To be truly effective, employers need to display the signage in common areas and near equipment, chemicals, and other risky areas.

Also, employers will do well to review and update their eye safety practices regularly to reduce the risk of eye injuries on the construction site.

4.   Providing regular eye safety training programs

Many employees need to be reminded of the importance of using protective eyewear and handling equipment, tools, and chemicals that can lead to eye injuries. Aside from verbal and visual cues, they can benefit from training programs.

Companies need to provide a comprehensive training program for newly hired employees regarding the proper use of protective eyewear and gear.

All employees will also benefit from regular refresher training programs that allow them to remember the importance of following the right eye safety practices.

These training programs should also cover the basics of eye safety, such as avoiding rubbing the eyes with dirty hands, cleaning the eyewear before and after use, and brushing off the dust particulars and debris after removing eye safety gear.

Employers will also do well to add eye safety topics to the regular employee training and learning programs. These can establish, maintain, and emphasize the need for using protective eyewear in the worksite.

5.   Being prepared for emergencies

Accidents can happen anywhere. Even if employers have implemented preventive measures, there is still a chance that employees could get injured in the worksite.

Since there is a possibility that accidents can still occur at the construction site, employers have to be prepared to deal with them.

Below are some tips for employers to prepare for these emergencies:

  • Include basic first aid treatments for eye injuries in safety and health training programs for employees.
  • Install eyewash stations around the worksite, especially where hazardous chemicals are used and stored.
  • Ensure first aid cabinets and kits are stocked with eye drops, gauze, and eyewash solutions.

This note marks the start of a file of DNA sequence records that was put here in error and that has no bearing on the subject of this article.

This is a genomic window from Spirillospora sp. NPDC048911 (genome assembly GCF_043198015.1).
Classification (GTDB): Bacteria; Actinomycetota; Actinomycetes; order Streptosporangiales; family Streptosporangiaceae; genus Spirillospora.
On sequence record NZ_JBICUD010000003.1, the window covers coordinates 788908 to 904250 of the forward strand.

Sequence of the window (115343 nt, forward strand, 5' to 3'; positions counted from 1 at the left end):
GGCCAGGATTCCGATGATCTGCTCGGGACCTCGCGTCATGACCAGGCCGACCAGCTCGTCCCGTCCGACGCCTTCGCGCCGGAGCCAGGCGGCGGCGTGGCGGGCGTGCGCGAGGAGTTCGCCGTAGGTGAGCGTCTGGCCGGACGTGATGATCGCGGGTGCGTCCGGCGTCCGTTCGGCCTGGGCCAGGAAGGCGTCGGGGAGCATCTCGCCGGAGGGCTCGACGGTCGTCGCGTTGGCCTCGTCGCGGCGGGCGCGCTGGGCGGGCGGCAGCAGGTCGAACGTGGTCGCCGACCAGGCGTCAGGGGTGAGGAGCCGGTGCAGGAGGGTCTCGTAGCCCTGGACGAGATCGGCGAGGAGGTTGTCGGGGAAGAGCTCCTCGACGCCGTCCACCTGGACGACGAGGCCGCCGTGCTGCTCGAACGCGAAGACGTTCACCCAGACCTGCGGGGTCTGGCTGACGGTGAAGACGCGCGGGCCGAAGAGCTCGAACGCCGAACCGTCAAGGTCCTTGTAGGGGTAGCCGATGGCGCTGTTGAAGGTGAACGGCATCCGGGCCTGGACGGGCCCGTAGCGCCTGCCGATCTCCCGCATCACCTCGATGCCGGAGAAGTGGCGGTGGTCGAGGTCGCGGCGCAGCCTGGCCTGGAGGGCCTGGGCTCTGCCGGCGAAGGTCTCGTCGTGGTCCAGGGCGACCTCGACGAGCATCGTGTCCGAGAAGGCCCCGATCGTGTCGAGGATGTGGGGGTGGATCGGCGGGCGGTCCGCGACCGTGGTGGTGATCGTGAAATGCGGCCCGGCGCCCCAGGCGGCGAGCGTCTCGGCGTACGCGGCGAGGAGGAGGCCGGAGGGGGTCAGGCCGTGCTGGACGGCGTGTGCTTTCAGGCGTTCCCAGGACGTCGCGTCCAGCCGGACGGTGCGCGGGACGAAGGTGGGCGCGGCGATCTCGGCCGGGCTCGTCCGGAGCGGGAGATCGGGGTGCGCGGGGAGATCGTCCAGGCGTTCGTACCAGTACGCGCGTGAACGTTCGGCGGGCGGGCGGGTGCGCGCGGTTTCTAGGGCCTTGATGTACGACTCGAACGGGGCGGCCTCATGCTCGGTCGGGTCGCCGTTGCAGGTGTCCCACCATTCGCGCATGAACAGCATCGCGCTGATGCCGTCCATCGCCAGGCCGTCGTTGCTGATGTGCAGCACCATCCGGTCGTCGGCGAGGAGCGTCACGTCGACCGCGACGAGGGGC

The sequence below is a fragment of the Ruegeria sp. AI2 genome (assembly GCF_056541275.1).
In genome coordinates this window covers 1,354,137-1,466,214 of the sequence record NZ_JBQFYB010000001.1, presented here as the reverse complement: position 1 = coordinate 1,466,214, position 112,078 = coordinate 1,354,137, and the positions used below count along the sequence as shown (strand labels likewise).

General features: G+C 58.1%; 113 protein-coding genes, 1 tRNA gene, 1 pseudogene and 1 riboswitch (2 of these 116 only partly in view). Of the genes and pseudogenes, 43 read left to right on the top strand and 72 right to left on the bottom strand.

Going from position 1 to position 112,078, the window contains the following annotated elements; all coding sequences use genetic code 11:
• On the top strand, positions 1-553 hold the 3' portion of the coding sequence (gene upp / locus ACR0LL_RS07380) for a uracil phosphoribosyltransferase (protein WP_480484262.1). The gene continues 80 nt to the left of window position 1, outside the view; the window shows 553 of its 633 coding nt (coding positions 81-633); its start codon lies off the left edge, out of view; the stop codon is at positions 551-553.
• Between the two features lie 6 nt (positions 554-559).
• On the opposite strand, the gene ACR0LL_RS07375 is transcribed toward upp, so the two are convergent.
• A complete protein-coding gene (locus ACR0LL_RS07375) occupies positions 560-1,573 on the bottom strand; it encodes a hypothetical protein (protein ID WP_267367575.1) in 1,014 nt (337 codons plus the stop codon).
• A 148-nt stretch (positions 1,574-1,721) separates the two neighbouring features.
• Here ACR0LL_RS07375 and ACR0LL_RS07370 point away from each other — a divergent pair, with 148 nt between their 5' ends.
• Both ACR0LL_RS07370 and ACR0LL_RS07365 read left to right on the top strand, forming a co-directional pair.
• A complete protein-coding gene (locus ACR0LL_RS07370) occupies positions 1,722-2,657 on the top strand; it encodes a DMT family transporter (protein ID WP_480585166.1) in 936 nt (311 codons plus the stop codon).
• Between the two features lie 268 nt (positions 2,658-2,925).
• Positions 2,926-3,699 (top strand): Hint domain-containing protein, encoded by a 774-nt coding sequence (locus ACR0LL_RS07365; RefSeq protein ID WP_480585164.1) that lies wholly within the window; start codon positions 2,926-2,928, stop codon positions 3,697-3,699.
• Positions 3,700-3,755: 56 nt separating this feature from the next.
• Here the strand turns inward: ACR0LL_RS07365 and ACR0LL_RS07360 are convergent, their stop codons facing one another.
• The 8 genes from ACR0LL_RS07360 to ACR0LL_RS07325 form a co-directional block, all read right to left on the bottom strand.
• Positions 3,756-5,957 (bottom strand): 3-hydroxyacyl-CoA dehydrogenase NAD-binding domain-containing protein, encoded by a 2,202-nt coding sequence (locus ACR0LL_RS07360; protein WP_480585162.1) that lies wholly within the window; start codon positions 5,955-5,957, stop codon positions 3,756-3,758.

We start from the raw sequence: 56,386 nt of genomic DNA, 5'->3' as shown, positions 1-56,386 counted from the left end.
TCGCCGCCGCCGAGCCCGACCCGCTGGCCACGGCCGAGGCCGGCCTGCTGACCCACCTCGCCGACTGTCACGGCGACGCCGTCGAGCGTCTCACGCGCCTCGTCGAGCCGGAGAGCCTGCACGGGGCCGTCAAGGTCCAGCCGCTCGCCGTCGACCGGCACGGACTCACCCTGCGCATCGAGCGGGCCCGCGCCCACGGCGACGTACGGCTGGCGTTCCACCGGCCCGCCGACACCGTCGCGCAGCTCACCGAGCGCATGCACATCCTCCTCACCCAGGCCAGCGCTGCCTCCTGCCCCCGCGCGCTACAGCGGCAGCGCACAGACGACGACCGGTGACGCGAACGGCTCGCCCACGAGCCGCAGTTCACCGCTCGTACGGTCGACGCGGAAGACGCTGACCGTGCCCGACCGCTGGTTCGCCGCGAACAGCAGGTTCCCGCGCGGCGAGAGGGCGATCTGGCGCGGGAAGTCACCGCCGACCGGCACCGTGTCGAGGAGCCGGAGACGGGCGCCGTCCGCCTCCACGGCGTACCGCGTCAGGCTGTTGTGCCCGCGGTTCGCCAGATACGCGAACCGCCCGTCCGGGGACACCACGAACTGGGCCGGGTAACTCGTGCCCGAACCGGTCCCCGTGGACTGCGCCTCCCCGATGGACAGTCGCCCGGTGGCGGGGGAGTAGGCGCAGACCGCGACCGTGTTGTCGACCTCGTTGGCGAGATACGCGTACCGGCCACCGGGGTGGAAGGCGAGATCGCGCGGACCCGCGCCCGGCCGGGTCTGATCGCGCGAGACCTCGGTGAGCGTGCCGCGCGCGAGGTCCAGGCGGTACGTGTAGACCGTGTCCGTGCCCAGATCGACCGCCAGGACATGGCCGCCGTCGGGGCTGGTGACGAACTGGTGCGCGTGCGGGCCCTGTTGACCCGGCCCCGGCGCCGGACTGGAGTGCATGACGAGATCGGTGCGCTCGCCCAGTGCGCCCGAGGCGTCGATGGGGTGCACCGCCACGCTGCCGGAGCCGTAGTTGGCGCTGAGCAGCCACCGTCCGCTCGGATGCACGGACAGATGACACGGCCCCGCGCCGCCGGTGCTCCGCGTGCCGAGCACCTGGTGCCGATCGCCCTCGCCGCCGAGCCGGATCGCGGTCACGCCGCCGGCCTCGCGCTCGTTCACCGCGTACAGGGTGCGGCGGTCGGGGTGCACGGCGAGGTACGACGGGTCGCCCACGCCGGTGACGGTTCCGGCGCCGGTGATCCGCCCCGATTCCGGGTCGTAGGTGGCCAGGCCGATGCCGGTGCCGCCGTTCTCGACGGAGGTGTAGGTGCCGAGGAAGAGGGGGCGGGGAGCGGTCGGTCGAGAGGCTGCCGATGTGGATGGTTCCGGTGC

6.   Inspecting protective eyewear and gear regularly

Protective eyewear and gear are not designed to last forever, especially if they are used every day. There should be designated employees who can inspect them for signs of wear and tear regularly.

Safety goggles and other eyewear with loose, twisted, and sweat-soaked headbands are unsafe to use since they cannot hold the eye gear in its proper position.

Additionally, protective eyewear with scratched lenses or loose frames reduces a worker’s ability to perform efficiently. They can also increase the risk of eye injuries.

If the protective eyewear or gear is already damaged, broken, or of poor quality, it is best to throw them away since they cannot protect the wearer’s eyes anymore.

As an additional workplace safety tip, employers will do well to spring for annual eye exams for all employees. These checkups can help workers maintain or improve their eye health based on the diagnosis and recommendation of a specialist.

Since people cannot function well when they have poor or impaired vision, employers need to prioritize the eye safety of their employees at all times. This should be one of the top goals of all construction companies.

AUTHOR BIO:

Dr. Millicent M. Grim, Specialist Ophthalmologist & LASIK Specialist, is the Medical Director of Gulf Eye Center in Dubai. Since 2002, Gulf Eye Center’s highly qualified ophthalmologists and optometrists/ODs have been successfully treating a wide range of eye conditions using advanced techniques. They also provide comprehensive eye care and vision restoration procedures for people of all ages.